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    Author(s): Brian Cooke; Sean ParksCarol MillerLisa Holsinger; Cara Nelson; Zack Holden; Scott Baggett; Benjamin Bird
    Date: 2016
    Source: Science You Can Use Bulletin, Issue 22. Fort Collins, CO: Rocky Mountain Research Station. 11 p.
    Publication Series: Science Bulletins and Newsletters
    Station: Rocky Mountain Research Station
    PDF: Download Publication  (2.0 MB)


    Every year wildland fires affect much more acreage in the United States compared to controlled burns. Like controlled burns, wildland fire can help promote biological diversity and healthy ecosystems. But despite these facts, wildland fire is not often considered as a fuel treatment in the United States. Scientists working with the U.S. Forest Service’s Rocky Mountain Research Station have evaluated more than 40 years of satellite imagery to determine what happens when a fire burns into a previously burned area. Results from this research are helping land managers to assess whether a previous wildland fire will act as a fuel treatment based on the length of time since the previous fire and local conditions such as ecosystem type, topography, and fire weather conditions. By factoring in the ecological benefits of fire, land managers are able to manage fire in a way that fosters more resilient landscapes.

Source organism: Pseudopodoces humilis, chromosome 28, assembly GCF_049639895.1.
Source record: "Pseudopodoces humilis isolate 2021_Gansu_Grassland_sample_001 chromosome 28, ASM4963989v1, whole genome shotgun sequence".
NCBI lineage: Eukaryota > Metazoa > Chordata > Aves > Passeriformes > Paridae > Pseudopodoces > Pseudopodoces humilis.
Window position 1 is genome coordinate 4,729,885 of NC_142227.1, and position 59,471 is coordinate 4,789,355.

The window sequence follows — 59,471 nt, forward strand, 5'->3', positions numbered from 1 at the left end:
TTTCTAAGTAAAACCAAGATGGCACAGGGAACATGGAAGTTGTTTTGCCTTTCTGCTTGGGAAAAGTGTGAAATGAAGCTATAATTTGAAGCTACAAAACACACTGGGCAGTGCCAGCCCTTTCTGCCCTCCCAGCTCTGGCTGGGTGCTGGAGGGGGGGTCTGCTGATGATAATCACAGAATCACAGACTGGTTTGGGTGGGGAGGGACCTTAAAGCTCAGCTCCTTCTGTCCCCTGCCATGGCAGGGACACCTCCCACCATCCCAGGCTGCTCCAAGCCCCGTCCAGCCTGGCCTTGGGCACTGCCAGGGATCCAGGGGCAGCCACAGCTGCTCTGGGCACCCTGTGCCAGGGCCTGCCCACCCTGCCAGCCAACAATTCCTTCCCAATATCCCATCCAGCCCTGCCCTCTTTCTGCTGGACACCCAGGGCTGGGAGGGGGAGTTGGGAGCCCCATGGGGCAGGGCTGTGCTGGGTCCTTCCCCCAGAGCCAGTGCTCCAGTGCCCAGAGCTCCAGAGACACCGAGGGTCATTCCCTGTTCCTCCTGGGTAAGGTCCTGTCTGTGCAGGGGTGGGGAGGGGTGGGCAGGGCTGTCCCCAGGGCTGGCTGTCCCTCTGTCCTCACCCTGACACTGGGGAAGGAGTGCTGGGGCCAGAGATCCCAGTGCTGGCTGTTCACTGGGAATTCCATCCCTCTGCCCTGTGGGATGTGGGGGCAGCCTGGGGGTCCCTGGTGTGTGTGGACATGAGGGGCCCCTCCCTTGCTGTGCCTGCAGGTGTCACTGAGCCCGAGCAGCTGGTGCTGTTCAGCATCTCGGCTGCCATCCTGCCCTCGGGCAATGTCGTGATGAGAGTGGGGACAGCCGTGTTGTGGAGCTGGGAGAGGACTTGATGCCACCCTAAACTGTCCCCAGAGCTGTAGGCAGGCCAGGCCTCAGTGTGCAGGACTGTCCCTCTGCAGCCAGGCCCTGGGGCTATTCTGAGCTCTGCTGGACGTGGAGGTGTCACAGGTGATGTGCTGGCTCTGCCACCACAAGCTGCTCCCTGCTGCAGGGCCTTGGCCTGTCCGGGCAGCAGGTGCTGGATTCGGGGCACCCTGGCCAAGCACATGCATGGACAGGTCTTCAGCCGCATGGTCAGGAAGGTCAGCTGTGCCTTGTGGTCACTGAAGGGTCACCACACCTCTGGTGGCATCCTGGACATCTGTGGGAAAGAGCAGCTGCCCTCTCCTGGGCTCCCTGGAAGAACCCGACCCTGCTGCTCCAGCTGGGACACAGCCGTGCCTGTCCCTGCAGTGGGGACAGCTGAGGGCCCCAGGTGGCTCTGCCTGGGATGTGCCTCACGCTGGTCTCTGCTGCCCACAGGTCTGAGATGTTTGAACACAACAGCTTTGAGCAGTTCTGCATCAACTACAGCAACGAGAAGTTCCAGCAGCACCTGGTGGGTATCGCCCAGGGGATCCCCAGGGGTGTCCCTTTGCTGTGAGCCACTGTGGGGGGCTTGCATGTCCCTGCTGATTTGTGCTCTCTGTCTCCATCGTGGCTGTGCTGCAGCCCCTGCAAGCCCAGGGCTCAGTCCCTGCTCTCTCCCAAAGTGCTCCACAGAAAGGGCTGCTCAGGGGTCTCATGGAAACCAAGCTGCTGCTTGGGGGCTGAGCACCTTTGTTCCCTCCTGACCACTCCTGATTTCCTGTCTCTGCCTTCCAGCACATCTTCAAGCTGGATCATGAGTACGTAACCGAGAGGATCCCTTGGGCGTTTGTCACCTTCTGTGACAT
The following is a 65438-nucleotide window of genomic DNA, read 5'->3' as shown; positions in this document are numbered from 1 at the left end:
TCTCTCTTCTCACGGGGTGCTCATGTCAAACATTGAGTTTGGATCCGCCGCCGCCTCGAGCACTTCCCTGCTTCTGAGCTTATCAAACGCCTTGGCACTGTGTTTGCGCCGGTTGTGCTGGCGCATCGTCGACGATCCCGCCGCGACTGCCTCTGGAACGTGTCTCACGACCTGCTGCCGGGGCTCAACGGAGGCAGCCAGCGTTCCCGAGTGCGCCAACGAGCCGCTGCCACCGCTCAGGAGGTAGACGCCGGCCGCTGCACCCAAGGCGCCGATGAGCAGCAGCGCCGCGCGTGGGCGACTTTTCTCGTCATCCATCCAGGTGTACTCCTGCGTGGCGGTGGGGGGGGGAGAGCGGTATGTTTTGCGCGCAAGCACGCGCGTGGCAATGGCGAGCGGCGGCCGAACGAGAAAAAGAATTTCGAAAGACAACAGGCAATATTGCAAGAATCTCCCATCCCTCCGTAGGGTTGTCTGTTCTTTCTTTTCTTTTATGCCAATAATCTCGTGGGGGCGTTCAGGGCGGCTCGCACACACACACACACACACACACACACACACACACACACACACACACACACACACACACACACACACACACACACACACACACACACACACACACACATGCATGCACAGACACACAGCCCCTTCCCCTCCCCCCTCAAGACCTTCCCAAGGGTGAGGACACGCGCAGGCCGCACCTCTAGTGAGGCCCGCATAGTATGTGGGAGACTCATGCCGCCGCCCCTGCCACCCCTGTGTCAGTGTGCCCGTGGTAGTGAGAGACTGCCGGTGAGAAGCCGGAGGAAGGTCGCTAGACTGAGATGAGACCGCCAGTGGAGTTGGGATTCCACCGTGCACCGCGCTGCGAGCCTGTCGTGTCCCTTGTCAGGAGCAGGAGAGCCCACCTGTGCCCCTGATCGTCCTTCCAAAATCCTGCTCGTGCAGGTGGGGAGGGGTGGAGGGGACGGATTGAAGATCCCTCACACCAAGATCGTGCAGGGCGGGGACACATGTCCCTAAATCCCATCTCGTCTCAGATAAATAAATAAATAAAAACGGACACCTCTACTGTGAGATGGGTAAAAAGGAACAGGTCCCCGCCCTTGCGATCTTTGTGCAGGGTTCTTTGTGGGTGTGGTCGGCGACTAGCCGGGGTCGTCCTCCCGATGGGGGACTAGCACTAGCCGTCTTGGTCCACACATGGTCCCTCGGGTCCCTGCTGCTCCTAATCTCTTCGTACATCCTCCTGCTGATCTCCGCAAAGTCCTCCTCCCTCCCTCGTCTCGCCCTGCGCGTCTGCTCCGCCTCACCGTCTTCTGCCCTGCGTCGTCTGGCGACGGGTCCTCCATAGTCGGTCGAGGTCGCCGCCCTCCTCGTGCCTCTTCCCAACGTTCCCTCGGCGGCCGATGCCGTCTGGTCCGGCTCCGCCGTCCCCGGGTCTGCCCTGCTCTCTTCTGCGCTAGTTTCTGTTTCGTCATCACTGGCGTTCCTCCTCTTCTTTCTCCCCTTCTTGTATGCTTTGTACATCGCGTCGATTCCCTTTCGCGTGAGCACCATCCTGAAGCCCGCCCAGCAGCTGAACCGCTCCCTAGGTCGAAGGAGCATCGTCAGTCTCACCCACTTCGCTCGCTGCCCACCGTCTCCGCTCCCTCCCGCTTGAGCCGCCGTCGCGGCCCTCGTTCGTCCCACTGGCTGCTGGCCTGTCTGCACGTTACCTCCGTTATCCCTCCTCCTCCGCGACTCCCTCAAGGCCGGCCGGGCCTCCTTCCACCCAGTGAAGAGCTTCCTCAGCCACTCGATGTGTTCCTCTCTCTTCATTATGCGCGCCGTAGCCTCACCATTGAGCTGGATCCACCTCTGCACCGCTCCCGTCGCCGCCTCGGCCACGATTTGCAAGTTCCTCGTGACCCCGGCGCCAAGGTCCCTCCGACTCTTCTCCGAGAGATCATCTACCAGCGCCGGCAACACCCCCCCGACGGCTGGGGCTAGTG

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    Cooke, Brian; Parks, Sean; Miller, Carol; Holsinger, Lisa; Nelson, Cara; Holden, Zack; Baggett, Scott; Bird, Ben. 2016. Wildland fire: Nature’s fuel treatment. Science You Can Use Bulletin, Issue 22. Fort Collins, CO: Rocky Mountain Research Station. 11 p.


    wildland fire, fuel treatments, burn scars, prescribed burn

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